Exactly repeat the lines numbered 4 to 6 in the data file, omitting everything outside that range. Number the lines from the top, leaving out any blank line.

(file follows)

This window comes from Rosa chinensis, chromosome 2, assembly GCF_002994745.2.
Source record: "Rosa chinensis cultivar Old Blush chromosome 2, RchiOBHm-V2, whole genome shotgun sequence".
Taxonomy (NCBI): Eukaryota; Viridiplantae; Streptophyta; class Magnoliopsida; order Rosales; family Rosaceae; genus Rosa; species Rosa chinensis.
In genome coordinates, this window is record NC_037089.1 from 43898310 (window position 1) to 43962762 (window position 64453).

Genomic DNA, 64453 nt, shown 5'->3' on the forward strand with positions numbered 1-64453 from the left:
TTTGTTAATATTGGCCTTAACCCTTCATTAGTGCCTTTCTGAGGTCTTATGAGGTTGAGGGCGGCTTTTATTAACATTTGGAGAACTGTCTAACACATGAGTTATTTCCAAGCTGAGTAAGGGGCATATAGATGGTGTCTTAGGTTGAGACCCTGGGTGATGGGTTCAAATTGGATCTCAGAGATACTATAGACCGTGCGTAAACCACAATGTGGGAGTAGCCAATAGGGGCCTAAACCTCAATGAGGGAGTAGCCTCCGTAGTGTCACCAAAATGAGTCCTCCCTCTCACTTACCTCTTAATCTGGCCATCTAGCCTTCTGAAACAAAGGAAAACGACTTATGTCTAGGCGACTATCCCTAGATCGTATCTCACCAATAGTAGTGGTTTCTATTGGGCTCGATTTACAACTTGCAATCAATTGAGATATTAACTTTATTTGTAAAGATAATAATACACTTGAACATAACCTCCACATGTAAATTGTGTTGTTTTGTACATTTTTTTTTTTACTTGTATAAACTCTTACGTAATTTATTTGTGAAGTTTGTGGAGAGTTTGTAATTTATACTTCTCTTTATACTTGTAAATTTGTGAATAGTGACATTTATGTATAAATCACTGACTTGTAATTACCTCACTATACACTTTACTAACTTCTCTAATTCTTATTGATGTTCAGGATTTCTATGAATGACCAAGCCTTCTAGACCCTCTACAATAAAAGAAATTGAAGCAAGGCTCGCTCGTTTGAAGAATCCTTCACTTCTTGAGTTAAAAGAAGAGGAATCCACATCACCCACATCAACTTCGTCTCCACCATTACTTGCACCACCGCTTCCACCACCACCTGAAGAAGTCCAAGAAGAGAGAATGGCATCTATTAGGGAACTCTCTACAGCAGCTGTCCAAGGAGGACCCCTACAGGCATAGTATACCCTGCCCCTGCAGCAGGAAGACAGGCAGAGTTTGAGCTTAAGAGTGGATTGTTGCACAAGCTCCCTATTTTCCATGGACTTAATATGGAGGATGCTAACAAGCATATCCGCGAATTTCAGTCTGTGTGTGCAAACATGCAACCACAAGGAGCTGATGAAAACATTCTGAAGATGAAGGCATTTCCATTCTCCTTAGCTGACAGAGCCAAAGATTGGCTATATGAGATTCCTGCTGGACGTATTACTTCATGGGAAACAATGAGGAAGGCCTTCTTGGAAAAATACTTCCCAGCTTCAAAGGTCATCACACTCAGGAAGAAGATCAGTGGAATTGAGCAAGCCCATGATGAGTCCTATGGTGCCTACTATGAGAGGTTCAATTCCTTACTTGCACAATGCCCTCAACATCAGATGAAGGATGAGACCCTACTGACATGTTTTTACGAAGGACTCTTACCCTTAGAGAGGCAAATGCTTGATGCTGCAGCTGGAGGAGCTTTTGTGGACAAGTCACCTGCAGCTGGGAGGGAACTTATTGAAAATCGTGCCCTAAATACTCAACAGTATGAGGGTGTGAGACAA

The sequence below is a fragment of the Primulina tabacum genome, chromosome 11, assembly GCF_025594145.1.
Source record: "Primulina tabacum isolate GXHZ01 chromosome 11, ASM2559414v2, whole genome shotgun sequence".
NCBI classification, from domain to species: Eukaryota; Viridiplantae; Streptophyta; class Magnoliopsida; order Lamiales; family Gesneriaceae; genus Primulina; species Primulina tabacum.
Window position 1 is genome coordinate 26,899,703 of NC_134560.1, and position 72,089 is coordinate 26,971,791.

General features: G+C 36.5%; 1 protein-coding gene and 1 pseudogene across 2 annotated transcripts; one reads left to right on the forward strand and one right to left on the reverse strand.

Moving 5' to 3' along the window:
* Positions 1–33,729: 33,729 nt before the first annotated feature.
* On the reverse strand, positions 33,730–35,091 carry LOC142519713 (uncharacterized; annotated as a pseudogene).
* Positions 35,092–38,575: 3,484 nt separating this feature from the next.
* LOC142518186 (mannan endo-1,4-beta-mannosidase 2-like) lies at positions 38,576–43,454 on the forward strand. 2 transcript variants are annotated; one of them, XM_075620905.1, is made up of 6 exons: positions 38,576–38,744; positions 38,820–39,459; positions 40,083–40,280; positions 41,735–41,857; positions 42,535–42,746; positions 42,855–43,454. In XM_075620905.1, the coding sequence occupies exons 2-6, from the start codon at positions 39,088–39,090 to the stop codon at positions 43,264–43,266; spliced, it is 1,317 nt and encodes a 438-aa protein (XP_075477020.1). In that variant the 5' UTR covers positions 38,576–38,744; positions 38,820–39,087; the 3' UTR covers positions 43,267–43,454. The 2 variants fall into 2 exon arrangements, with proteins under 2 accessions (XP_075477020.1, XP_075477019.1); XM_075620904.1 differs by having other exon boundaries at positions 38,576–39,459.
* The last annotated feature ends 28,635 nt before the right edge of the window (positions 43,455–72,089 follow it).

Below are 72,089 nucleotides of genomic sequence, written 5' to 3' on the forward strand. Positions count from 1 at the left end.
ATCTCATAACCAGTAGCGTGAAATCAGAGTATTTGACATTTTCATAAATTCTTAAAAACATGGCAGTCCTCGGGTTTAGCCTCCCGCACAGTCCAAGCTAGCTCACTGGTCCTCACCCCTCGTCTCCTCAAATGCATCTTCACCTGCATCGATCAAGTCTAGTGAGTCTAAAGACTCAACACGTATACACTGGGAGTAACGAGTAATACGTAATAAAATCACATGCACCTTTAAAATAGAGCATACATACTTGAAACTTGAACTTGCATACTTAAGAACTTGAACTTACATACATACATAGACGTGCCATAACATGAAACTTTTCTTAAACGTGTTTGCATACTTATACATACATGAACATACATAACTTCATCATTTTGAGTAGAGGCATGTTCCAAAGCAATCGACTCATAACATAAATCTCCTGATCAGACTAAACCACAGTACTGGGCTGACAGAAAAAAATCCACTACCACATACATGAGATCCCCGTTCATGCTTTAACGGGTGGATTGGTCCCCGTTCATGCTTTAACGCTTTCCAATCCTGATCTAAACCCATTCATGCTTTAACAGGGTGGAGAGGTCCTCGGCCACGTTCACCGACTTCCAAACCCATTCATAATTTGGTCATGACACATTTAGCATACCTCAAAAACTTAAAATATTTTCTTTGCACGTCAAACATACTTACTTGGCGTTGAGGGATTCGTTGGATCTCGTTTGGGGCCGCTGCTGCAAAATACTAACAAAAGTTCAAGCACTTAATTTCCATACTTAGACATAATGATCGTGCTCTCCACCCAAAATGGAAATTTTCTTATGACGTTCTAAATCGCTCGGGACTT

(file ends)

In genome coordinates, this window is record NC_037089.1 from 43898310 (window position 1) to 43962762 (window position 64453).

Genomic DNA, 64453 nt, shown 5'->3' on the forward strand with positions numbered 1-64453 from the left:
TTTGTTAATATTGGCCTTAACCCTTCATTAGTGCCTTTCTGAGGTCTTATGAGGTTGAGGGCGGCTTTTATTAACATTTGGAGAACTGTCTAACACATGAGTTATTTCCAAGCTGAGTAAGGGGCATATAGATGGTGTCTTAGGTTGAGACCCTGGGTGATGGGTTCAAATTGGATCTCAGAGATACTATAGACCGTGCGTAAACCACAATGTGGGAGTAGCCAATAGGGGCCTAAACCTCAATGAGGGAGTAGCCTCCGTAGTGTCACCAAAATGAGTCCTCCCTCTCACTTACCTCTTAATCTGGCCATCTAGCCTTCTGAAACAAAGGAAAACGACTTATGTCTAGGCGACTATCCCTAGATCGTATCTCACCAATAGTAGTGGTTTCTATTGGGCTCGATTTACAACTTGCAATCAATTGAGATATTAACTTTATTTGTAAAGATAATAATACACTTGAACATAACCTCCACATGTAAATTGTGTTGTTTTGTACATTTTTTTTTTTACTTGTATAAACTCTTACGTAATTTATTTGTGAAGTTTGTGGAGAGTTTGTAATTTATACTTCTCTTTATACTTGTAAATTTGTGAATAGTGACATTTATGTATAAATCACTGACTTGTAATTACCTCACTATACACTTTACTAACTTCTCTAATTCTTATTGATGTTCAGGATTTCTATGAATGACCAAGCCTTCTAGACCCTCTACAATAAAAGAAATTGAAGCAAGGCTCGCTCGTTTGAAGAATCCTTCACTTCTTGAGTTAAAAGAAGAGGAATCCACATCACCCACATCAACTTCGTCTCCACCATTACTTGCACCACCGCTTCCACCACCACCTGAAGAAGTCCAAGAAGAGAGAATGGCATCTATTAGGGAACTCTCTACAGCAGCTGTCCAAGGAGGACCCCTACAGGCATAGTATACCCTGCCCCTGCAGCAGGAAGACAGGCAGAGTTTGAGCTTAAGAGTGGATTGTTGCACAAGCTCCCTATTTTCCATGGACTTAATATGGAGGATGCTAACAAGCATATCCGCGAATTTCAGTCTGTGTGTGCAAACATGCAACCACAAGGAGCTGATGAAAACATTCTGAAGATGAAGGCATTTCCATTCTCCTTAGCTGACAGAGCCAAAGATTGGCTATATGAGATTCCTGCTGGACGTATTACTTCATGGGAAACAATGAGGAAGGCCTTCTTGGAAAAATACTTCCCAGCTTCAAAGGTCATCACACTCAGGAAGAAGATCAGTGGAATTGAGCAAGCCCATGATGAGTCCTATGGTGCCTACTATGAGAGGTTCAATTCCTTACTTGCACAATGCCCTCAACATCAGATGAAGGATGAGACCCTACTGACATGTTTTTACGAAGGACTCTTACCCTTAGAGAGGCAAATGCTTGATGCTGCAGCTGGAGGAGCTTTTGTGGACAAGTCACCTGCAGCTGGGAGGGAACTTATTGAAAATCGTGCCCTAAATACTCAACAGTATGAGGGTGTGAGACAA